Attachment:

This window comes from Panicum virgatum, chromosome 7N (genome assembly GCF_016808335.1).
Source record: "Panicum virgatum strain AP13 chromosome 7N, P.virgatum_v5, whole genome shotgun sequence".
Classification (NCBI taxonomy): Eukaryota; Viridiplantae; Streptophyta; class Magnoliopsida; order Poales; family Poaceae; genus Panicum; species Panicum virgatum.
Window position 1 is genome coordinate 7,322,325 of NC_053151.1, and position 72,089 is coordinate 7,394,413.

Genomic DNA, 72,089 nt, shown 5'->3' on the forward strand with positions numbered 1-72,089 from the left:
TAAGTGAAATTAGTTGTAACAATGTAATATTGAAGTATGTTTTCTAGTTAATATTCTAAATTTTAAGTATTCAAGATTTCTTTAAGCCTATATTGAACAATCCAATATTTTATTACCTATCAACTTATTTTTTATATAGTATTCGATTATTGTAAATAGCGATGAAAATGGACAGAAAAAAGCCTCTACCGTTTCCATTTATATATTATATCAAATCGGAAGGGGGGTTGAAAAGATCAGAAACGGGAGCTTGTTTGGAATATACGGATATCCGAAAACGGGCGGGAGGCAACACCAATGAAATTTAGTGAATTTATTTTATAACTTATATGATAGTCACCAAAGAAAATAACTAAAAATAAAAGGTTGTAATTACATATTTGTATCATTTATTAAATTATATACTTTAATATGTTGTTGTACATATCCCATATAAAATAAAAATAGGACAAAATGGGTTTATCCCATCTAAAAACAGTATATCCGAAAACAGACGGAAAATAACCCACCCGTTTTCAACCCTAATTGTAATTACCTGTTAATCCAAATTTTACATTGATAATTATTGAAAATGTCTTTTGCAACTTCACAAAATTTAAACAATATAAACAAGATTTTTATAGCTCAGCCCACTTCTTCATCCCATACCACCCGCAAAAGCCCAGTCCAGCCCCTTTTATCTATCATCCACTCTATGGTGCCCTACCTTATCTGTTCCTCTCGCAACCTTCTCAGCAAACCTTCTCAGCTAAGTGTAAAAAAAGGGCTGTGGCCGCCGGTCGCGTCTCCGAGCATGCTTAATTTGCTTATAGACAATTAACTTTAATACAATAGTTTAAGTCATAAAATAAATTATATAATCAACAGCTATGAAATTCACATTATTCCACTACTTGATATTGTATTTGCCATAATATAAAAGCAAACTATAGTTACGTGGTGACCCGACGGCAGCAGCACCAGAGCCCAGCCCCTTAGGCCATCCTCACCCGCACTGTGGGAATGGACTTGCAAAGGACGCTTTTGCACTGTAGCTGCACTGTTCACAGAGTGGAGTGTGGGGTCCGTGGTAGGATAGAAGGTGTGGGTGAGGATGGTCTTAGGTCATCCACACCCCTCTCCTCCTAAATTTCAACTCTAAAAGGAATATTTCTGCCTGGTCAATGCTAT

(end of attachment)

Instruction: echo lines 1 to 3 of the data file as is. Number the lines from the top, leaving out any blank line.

This window comes from Panicum virgatum, chromosome 7N (genome assembly GCF_016808335.1).
Source record: "Panicum virgatum strain AP13 chromosome 7N, P.virgatum_v5, whole genome shotgun sequence".
Classification (NCBI taxonomy): Eukaryota; Viridiplantae; Streptophyta; class Magnoliopsida; order Poales; family Poaceae; genus Panicum; species Panicum virgatum.